Common Things to Get Checked Out as You Get Older

As we age, it’s important to remain on top of our health. This can mean anything from taking vitamins regularly and sticking to a healthy diet to getting examined by your family doctor on a regular basis. As we get older, our body becomes less resilient, so taking care of small symptoms and issues before they become larger and more troubling is very important. Otherwise, we leave ourselves vulnerable to sudden accidents or injuries like broken hips, infections, or heart attacks.

Today, we’re going to discuss the most common things that we should be getting checked out as we age. The more proactive you’re able to be about your health, the longer you’ll be able to enjoy a vigorous, active life.

Bone Health

As children, we were always reminded to drink our milk because it would make our bones strong. As we age, this becomes even more important.

Our body starts to absorb older bone tissue before new bone tissue can be made, which weakens our bones and makes them prone to breakage. This condition, which is almost impossible to detect before an accident happens, is called osteoporosis.

Many aging adults don’t realize they have osteoporosis until a minor fall does significant damage. In order to protect yourself, make sure you’re getting a bone density screening every one to two years.

Vision

You would be surprised how easy it is to ignore major vision problems. Our vision can deteriorate so slowly that it’s not a surprise that we simply don’t notice.

The two conditions that do the most damage to our vision are glaucoma and macular degeneration. Both conditions can cause total blindness if left untreated. Unfortunately, both can progress without noticeable symptoms for a long time. Doctors estimate that only 50 percent of Americans with glaucoma are actually aware that they have the condition.

You can avoid this by going to the optometrist or ophthalmologist regularly.

Hearing

With our society’s fondness for loud concerts, movies, and other entertainment, it’s not surprising to find that many older adults suffer from both age-related and noise-induced hearing loss. Typically, we lose our ability to hear the highest-pitched noises first, then it progresses from there.

To avoid hearing loss as you age, protect your sensitive eardrums from loud noises. Plus, get your hearing checked regularly by your family doctor or an auditory specialist.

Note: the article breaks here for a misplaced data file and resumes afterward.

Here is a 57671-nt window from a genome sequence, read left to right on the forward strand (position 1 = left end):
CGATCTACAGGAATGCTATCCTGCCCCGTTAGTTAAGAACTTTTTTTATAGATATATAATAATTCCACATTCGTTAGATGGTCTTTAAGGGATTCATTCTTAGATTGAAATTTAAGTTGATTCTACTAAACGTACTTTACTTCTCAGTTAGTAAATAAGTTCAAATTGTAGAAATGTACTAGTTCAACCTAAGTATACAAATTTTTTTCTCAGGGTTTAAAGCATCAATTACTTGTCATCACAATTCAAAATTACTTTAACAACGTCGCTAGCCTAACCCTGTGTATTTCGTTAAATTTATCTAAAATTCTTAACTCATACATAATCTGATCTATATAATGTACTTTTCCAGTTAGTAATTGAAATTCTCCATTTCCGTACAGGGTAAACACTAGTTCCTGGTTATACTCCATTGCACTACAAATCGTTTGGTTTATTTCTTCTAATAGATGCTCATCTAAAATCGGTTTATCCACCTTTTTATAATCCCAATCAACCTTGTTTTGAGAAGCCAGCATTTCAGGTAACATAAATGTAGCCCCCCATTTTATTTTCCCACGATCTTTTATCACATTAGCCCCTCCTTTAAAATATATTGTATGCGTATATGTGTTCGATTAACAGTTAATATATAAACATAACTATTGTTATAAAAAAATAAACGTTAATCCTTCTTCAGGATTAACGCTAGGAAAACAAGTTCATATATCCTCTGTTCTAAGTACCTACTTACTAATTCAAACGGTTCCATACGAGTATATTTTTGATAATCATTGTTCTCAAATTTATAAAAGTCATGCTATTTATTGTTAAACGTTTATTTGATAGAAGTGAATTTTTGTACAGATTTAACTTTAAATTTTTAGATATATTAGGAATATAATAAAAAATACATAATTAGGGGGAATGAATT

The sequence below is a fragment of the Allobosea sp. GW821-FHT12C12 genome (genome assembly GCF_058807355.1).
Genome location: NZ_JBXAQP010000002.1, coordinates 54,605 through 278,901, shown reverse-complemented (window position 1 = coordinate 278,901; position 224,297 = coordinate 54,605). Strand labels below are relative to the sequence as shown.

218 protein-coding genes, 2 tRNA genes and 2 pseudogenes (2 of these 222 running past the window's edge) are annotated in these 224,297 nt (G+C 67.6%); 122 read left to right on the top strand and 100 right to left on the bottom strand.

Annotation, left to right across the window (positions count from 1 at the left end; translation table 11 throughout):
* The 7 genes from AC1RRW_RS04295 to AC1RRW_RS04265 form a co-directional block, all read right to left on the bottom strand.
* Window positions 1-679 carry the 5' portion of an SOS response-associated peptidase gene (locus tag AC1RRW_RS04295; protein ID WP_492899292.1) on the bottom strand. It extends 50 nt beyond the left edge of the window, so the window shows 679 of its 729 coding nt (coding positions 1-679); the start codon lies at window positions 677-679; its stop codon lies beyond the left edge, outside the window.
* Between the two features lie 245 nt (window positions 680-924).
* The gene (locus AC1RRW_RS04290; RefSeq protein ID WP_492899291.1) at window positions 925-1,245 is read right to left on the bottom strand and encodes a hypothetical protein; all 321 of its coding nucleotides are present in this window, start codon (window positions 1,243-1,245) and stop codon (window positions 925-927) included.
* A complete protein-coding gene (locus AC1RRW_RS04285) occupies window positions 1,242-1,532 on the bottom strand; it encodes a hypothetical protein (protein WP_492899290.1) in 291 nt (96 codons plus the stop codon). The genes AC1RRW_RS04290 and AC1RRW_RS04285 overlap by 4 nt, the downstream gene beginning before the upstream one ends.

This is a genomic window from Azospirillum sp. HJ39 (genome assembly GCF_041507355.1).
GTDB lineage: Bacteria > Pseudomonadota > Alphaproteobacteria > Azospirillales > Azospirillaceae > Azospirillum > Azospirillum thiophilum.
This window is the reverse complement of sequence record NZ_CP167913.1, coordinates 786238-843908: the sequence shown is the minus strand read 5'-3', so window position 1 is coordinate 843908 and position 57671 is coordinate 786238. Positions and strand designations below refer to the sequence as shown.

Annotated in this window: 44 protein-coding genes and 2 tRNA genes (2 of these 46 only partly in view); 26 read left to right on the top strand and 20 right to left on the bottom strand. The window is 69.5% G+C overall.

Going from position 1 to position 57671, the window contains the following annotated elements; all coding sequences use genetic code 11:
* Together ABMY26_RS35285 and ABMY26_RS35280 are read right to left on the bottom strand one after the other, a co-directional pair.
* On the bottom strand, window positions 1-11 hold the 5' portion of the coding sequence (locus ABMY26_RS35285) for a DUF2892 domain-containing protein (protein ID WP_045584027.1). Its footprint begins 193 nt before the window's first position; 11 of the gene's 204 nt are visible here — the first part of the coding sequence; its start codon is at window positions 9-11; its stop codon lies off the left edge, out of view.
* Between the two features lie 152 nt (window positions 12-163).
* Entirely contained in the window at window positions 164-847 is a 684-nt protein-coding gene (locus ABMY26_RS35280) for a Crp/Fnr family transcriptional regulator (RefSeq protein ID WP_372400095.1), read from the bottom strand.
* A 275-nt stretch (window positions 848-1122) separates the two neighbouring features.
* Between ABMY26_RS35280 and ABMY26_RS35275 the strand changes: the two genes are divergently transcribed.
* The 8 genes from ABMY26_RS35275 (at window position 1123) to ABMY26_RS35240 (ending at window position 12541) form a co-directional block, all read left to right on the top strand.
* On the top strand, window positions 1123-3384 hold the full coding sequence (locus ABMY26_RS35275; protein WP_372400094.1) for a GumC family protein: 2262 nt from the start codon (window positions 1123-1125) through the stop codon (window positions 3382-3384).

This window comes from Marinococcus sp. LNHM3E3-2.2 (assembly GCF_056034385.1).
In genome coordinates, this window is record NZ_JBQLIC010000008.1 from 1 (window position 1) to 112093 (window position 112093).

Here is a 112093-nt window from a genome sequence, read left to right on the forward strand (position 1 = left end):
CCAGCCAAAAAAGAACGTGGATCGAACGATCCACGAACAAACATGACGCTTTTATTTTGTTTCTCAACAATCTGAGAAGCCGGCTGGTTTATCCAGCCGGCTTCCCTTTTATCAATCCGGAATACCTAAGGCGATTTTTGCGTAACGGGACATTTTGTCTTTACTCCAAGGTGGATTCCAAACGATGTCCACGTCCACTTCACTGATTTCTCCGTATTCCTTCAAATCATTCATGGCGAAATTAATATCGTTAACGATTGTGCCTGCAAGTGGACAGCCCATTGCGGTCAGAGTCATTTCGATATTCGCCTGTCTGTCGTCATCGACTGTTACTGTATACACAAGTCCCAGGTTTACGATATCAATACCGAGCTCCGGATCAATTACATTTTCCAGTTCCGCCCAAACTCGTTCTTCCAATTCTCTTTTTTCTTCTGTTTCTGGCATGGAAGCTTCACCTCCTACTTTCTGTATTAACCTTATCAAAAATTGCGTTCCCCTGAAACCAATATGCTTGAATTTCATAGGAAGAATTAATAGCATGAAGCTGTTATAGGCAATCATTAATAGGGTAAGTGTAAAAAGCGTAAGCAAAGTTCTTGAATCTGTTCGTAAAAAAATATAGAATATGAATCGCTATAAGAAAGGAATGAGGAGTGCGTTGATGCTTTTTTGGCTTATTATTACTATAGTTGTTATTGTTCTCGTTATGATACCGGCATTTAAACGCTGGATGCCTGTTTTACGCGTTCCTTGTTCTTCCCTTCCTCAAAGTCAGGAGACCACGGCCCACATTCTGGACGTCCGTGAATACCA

Cognition

Another complex aspect of growing older is dealing with changes in our cognition. Many people joke about their memory going as they age, but cognitive decline is much more serious than that.

There are many conditions that can cause cognitive impairment, such as dementia or Alzheimer’s disease. Typically, these conditions start with minor memory lapses, but can eventually progress to a severe cognitive impairment, which limits our ability to care for ourselves, write, or even talk.

More than 16 million Americans are living with some kind of cognitive impairment right now. If you notice that you’ve been suffering memory lapses, don’t chalk it up to age. Get checked out by your doctor immediately. There are a variety of medications that can help improve your symptoms.

Your Heart

Your heart is such a key part of the efficient functioning of your body. As we age, our heart begins to work harder as it pumps blood through our body. This hard work takes a toll, as it leaves us vulnerable to heart disease, strokes, and heart attacks.

Keeping on top of our physical fitness, eating healthy food, and limiting smoking and alcohol consumption are all great ways to protect your heart as you age. It’s also important to stay on top of tests that examine your blood pressure, cholesterol, and the level of plaque in your arteries. All of these tests are great indications of your overall heart health.

Your Blood

There are so many things that doctors can learn by checking our blood.

Many seniors suffer from low levels of Vitamin D, which can lead to a loss of bone density. The easiest way to check for a Vitamin D deficiency is through a blood test. A quick blood test also allows doctors to check our blood sodium level and shows them whether our kidneys and thyroid are functioning optimally.

Bloodwork is a key part of any complete physical and can help screen for a variety of diseases and conditions that don’t have noticeable or visible symptoms.

Any New or Troubling Symptoms

As we grow into adults, we should have a pretty good sense of what a state of resting equilibrium looks like for our body. This doesn’t mean you should compare yourself to others; you just need to know where your baseline is.

It’s important to get yourself to the doctor right away if you have any new or troubling symptoms. Dizziness, headaches, nausea, and chest pain are all common symptoms reported among older adults that can be indications of a much larger problem.

You should pay particular attention to these more unusual symptoms that make it harder to go about your everyday routine. Don’t just brush them off as a normal sign of aging. You owe it to yourself to get them checked out.

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